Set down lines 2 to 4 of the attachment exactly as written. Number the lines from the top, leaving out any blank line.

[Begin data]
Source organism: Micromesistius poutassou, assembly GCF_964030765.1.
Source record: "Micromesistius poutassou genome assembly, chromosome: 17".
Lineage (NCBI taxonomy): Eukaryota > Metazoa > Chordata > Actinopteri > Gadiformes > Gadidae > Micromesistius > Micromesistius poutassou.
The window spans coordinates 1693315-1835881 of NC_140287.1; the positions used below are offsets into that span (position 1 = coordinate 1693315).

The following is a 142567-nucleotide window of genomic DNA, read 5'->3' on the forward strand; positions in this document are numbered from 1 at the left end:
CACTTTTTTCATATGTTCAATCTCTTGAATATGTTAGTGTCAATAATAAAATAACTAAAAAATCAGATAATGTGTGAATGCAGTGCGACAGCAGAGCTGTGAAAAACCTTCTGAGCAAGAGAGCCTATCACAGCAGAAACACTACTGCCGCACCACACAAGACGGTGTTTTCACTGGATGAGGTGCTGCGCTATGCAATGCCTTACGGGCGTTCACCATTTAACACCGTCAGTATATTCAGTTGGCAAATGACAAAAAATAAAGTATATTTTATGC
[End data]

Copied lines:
Source record: "Micromesistius poutassou genome assembly, chromosome: 17".
Lineage (NCBI taxonomy): Eukaryota > Metazoa > Chordata > Actinopteri > Gadiformes > Gadidae > Micromesistius > Micromesistius poutassou.
The window spans coordinates 1693315-1835881 of NC_140287.1; the positions used below are offsets into that span (position 1 = coordinate 1693315).